They are showing how time spent in virtual environments can even substitute for antidepression drugs. They are paving the way toward your avatar being semiautonomous, a second you.
Q: You mention that there is an overemphasis on information communication technologies – the smart phone and tablet culture.
But countless other areas of technology are also rapidly advancing. Which aspect of technology fascinates you most?
A: We are fascinated by the hybridization of IT with biology, physics, neuroscience and other areas; these are the causes of such rapid advances in research.
Nano-materials will have a tremendous impact on spreading access to clean water in developing countries, and reducing the weight and fuel consumption of vehicles. The more technologies we look at, the more hopeful we can be about the future.
This originally appeared in the Economist.
June 27, 2012
IN THE summer of 2010, a team of self-confessed “socially conscious nerds” came together to create TechChange, a start-up to further the use technology for development. But instead of moving to Silicon Valley, they picked Washington, DC as their home. And instead of talking to venture capitalists and incubators, they reached out to government offices and international organisations—even amid budgetary cuts and a recession.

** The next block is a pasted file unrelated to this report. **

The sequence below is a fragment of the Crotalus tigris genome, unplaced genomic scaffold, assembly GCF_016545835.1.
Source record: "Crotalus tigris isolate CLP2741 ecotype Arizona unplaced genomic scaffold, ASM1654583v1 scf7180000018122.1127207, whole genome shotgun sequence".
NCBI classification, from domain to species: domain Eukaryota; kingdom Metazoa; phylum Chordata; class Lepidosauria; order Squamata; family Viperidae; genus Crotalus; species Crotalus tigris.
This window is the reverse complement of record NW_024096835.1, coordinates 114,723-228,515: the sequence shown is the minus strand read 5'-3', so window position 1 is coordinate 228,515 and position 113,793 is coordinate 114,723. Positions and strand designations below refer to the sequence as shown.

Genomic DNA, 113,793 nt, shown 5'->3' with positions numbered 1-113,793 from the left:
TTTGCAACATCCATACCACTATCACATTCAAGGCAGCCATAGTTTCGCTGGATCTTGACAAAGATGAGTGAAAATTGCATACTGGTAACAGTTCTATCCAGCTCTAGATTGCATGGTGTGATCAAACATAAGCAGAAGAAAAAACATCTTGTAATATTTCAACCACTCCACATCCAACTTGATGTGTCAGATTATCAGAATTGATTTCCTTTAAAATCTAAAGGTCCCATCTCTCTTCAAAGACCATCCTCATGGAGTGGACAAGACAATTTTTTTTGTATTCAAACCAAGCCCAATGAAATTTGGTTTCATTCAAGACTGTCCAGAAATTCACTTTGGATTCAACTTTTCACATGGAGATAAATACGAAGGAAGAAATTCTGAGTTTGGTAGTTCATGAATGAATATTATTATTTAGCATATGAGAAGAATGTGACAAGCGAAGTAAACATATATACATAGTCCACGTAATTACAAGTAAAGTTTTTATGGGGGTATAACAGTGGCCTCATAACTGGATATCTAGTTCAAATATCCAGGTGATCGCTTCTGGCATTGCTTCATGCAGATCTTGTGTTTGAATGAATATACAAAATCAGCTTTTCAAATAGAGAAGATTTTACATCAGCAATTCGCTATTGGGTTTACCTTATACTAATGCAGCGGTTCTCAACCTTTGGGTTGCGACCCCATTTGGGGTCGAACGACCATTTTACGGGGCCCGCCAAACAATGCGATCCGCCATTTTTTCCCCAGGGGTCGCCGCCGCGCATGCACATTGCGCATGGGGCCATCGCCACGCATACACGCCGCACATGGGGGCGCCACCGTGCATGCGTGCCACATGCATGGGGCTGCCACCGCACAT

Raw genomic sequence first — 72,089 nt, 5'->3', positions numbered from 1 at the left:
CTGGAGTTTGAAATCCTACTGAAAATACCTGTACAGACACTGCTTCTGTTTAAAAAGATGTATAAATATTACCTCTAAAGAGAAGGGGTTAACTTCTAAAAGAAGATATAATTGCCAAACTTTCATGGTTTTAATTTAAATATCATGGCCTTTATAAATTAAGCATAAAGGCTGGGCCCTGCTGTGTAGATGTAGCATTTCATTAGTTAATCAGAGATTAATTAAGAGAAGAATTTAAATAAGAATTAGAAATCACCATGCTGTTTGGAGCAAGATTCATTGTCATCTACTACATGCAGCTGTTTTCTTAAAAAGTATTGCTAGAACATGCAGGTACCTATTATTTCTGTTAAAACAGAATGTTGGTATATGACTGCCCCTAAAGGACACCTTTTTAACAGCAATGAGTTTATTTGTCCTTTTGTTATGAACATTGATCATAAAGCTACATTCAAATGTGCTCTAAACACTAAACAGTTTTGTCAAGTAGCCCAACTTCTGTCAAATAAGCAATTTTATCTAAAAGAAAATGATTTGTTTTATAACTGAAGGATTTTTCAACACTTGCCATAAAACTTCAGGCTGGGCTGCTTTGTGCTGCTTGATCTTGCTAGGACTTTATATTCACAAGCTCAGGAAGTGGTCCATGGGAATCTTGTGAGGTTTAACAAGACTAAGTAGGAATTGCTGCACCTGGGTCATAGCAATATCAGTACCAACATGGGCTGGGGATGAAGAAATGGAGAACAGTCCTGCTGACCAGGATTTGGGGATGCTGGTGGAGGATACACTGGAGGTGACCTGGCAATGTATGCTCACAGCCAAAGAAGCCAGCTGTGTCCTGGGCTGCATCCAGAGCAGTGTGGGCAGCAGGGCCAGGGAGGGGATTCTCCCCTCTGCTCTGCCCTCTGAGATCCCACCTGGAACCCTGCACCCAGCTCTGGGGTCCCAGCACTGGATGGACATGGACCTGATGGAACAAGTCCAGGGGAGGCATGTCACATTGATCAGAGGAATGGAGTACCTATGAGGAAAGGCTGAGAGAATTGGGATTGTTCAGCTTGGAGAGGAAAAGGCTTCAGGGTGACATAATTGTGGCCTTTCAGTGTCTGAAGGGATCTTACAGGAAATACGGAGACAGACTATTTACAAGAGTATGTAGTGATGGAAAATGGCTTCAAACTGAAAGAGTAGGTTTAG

Why? At the time, the hype around mobile services in the developing world, such as M-PESA, Safaricom’s hugely popular mobile payment service in Kenya, was at its peak. Kiva.org, an American crowdfunding site for development projects, was widely praised. As a result, more and more NGOs were seeking to use mobile phones for development and adopt crowdfunding platforms. But they didn’t know how to best use these new tools, which also include text messages and social media.
That left a gap in the market for TechChange. “There was a divide between those who create tech tools and those who wanted to use them,” says Nick Martin, the firm’s founder and chief executive. “We started by taking dozens of online courses—and found that most online learning was pretty awful, leaving us tons of room to innovate.”